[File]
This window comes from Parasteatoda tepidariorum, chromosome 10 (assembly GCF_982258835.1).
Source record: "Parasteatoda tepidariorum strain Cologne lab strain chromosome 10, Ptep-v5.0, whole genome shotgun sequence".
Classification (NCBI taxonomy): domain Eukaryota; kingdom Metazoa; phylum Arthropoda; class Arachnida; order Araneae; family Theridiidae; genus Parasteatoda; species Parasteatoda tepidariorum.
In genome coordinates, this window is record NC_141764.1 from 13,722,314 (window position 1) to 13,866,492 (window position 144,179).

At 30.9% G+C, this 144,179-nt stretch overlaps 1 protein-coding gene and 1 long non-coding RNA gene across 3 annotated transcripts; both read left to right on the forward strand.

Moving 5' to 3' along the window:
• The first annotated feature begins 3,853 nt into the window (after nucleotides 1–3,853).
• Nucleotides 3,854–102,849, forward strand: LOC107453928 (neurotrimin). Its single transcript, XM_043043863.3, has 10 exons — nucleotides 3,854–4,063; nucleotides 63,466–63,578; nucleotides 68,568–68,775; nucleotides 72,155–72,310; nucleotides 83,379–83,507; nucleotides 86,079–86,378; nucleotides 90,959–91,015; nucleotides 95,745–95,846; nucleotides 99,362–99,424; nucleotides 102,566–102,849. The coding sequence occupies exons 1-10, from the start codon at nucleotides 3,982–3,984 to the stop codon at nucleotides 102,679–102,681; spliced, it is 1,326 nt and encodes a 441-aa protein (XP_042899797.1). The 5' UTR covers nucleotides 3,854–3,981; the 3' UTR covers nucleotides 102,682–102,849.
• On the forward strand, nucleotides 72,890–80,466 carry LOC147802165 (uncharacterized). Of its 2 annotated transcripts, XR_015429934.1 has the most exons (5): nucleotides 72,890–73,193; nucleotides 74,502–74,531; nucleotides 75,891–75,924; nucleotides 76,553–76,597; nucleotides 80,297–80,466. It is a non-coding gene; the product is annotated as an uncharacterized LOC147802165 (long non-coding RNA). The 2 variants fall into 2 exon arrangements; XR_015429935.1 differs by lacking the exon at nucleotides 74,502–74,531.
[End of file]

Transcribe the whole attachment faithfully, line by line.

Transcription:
This window comes from Parasteatoda tepidariorum, chromosome 10 (assembly GCF_982258835.1).
Source record: "Parasteatoda tepidariorum strain Cologne lab strain chromosome 10, Ptep-v5.0, whole genome shotgun sequence".
Classification (NCBI taxonomy): domain Eukaryota; kingdom Metazoa; phylum Arthropoda; class Arachnida; order Araneae; family Theridiidae; genus Parasteatoda; species Parasteatoda tepidariorum.
In genome coordinates, this window is record NC_141764.1 from 13,722,314 (window position 1) to 13,866,492 (window position 144,179).

At 30.9% G+C, this 144,179-nt stretch overlaps 1 protein-coding gene and 1 long non-coding RNA gene across 3 annotated transcripts; both read left to right on the forward strand.

Moving 5' to 3' along the window:
• The first annotated feature begins 3,853 nt into the window (after nucleotides 1–3,853).
• Nucleotides 3,854–102,849, forward strand: LOC107453928 (neurotrimin). Its single transcript, XM_043043863.3, has 10 exons — nucleotides 3,854–4,063; nucleotides 63,466–63,578; nucleotides 68,568–68,775; nucleotides 72,155–72,310; nucleotides 83,379–83,507; nucleotides 86,079–86,378; nucleotides 90,959–91,015; nucleotides 95,745–95,846; nucleotides 99,362–99,424; nucleotides 102,566–102,849. The coding sequence occupies exons 1-10, from the start codon at nucleotides 3,982–3,984 to the stop codon at nucleotides 102,679–102,681; spliced, it is 1,326 nt and encodes a 441-aa protein (XP_042899797.1). The 5' UTR covers nucleotides 3,854–3,981; the 3' UTR covers nucleotides 102,682–102,849.
• On the forward strand, nucleotides 72,890–80,466 carry LOC147802165 (uncharacterized). Of its 2 annotated transcripts, XR_015429934.1 has the most exons (5): nucleotides 72,890–73,193; nucleotides 74,502–74,531; nucleotides 75,891–75,924; nucleotides 76,553–76,597; nucleotides 80,297–80,466. It is a non-coding gene; the product is annotated as an uncharacterized LOC147802165 (long non-coding RNA). The 2 variants fall into 2 exon arrangements; XR_015429935.1 differs by lacking the exon at nucleotides 74,502–74,531.